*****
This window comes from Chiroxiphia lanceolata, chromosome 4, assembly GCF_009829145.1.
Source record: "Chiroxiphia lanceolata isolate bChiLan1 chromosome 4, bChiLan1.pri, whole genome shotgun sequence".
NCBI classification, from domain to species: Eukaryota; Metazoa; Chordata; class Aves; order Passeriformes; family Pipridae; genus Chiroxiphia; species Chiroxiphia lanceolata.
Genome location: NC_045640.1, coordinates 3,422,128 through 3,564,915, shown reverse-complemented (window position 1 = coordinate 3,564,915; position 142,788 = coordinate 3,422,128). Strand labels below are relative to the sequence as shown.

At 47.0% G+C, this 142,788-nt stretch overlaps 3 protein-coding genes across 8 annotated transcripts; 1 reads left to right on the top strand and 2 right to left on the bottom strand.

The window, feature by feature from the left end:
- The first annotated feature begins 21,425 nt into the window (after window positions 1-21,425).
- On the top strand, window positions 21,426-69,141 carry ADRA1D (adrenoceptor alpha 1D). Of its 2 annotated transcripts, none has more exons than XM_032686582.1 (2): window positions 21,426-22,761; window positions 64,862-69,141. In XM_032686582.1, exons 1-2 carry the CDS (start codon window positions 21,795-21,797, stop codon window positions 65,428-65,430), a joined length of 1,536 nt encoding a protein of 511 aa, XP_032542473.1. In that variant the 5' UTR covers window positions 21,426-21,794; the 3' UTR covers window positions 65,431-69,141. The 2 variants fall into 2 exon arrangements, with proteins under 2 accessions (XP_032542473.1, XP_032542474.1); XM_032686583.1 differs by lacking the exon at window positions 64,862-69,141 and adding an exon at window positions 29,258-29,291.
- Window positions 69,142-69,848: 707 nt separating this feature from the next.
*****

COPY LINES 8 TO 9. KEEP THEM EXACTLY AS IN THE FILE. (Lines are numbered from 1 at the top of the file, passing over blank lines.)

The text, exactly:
- On the top strand, window positions 21,426-69,141 carry ADRA1D (adrenoceptor alpha 1D). Of its 2 annotated transcripts, none has more exons than XM_032686582.1 (2): window positions 21,426-22,761; window positions 64,862-69,141. In XM_032686582.1, exons 1-2 carry the CDS (start codon window positions 21,795-21,797, stop codon window positions 65,428-65,430), a joined length of 1,536 nt encoding a protein of 511 aa, XP_032542473.1. In that variant the 5' UTR covers window positions 21,426-21,794; the 3' UTR covers window positions 65,431-69,141. The 2 variants fall into 2 exon arrangements, with proteins under 2 accessions (XP_032542473.1, XP_032542474.1); XM_032686583.1 differs by lacking the exon at window positions 64,862-69,141 and adding an exon at window positions 29,258-29,291.
- Window positions 69,142-69,848: 707 nt separating this feature from the next.